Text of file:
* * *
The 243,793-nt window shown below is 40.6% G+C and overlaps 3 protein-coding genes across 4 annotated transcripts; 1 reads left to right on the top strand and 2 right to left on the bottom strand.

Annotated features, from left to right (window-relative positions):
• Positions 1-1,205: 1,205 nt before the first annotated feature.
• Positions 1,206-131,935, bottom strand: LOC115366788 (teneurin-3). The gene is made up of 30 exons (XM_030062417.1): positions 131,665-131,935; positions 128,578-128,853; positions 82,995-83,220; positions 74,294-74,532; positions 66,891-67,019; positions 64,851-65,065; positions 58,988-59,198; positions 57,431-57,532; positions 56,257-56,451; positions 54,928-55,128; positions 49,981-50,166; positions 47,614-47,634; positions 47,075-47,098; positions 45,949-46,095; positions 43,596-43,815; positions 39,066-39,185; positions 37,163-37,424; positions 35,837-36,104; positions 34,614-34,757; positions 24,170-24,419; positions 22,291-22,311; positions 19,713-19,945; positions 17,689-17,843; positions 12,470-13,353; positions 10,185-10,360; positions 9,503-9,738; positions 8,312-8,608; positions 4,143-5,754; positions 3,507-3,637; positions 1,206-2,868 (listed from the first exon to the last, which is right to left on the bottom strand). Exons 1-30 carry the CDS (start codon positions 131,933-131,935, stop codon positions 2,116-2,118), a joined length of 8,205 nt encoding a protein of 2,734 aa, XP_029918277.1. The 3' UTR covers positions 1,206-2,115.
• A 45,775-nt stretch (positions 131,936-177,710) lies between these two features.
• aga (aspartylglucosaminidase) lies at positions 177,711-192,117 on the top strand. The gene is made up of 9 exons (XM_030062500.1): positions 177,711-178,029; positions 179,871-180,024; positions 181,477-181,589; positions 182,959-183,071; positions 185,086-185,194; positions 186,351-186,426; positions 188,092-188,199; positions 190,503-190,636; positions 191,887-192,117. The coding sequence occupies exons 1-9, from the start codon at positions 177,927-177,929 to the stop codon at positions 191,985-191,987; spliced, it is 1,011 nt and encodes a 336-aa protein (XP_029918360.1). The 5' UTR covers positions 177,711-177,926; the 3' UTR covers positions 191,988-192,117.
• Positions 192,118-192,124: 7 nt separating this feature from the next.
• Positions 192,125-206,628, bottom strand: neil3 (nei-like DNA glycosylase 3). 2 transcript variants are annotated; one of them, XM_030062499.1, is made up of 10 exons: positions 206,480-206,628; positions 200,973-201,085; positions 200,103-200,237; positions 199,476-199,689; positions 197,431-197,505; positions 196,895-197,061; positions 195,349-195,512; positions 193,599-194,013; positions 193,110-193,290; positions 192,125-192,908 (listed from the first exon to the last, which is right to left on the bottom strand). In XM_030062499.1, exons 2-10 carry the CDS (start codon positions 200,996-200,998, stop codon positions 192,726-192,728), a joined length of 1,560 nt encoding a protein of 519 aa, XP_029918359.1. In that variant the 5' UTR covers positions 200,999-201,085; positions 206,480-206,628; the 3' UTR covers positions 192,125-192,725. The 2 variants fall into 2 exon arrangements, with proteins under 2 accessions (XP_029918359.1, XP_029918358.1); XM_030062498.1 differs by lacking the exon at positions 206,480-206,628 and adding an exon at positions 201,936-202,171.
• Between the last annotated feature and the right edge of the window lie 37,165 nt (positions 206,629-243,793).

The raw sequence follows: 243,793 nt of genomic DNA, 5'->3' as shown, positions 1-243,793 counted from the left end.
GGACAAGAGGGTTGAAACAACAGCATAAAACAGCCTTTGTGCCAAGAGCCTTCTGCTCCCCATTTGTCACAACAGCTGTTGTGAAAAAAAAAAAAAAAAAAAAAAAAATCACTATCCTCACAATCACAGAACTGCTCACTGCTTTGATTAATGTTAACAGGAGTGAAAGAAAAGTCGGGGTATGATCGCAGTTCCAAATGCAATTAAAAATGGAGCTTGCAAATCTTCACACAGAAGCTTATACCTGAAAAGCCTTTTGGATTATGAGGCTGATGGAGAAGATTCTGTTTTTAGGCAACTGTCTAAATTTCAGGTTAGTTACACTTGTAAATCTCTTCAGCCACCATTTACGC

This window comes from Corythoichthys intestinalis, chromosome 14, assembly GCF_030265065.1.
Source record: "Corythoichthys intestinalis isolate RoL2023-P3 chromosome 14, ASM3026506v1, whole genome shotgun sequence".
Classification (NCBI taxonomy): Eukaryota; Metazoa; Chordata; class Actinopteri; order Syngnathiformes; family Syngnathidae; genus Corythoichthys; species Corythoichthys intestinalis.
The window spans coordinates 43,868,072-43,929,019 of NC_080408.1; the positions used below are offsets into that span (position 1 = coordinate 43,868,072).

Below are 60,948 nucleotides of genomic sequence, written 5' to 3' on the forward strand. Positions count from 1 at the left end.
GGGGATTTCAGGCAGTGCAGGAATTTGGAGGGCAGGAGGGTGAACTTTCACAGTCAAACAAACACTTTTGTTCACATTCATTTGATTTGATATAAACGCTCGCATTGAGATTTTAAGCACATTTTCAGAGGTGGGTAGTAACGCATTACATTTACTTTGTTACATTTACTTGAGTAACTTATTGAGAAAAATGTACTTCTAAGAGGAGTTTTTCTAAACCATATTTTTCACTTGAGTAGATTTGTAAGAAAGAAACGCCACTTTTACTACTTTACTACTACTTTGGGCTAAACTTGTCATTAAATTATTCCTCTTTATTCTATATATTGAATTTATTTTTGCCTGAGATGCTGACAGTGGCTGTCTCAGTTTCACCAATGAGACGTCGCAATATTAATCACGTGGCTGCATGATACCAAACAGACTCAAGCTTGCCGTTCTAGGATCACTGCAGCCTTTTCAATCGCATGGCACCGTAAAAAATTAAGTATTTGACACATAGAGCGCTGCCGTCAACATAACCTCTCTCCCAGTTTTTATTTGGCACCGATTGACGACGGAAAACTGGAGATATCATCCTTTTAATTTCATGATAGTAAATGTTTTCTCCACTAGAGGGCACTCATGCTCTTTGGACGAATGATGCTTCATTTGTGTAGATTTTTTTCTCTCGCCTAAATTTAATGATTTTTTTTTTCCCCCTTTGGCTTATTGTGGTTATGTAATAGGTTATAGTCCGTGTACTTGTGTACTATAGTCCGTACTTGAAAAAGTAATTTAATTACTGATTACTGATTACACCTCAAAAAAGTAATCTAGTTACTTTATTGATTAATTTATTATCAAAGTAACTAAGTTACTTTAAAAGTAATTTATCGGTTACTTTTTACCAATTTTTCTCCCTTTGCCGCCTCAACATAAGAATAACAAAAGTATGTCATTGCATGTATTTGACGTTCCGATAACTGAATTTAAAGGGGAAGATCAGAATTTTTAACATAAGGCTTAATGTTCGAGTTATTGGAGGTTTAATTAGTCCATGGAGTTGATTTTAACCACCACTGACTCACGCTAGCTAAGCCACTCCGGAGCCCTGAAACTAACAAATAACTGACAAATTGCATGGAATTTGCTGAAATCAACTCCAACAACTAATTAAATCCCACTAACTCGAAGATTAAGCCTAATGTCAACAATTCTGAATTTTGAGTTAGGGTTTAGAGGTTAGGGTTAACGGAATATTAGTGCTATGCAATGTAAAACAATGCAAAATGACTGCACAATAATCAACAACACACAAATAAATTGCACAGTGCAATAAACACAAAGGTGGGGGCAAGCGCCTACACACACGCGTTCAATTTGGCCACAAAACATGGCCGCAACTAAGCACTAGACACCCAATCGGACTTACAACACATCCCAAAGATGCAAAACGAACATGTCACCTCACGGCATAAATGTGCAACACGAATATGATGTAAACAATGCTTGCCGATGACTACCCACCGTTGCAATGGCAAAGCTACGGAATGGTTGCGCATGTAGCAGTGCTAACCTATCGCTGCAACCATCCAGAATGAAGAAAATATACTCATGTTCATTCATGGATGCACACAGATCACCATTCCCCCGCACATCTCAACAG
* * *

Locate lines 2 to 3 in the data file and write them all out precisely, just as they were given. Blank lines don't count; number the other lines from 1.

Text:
Annotated features, from left to right (window-relative positions):
• Positions 1-1,205: 1,205 nt before the first annotated feature.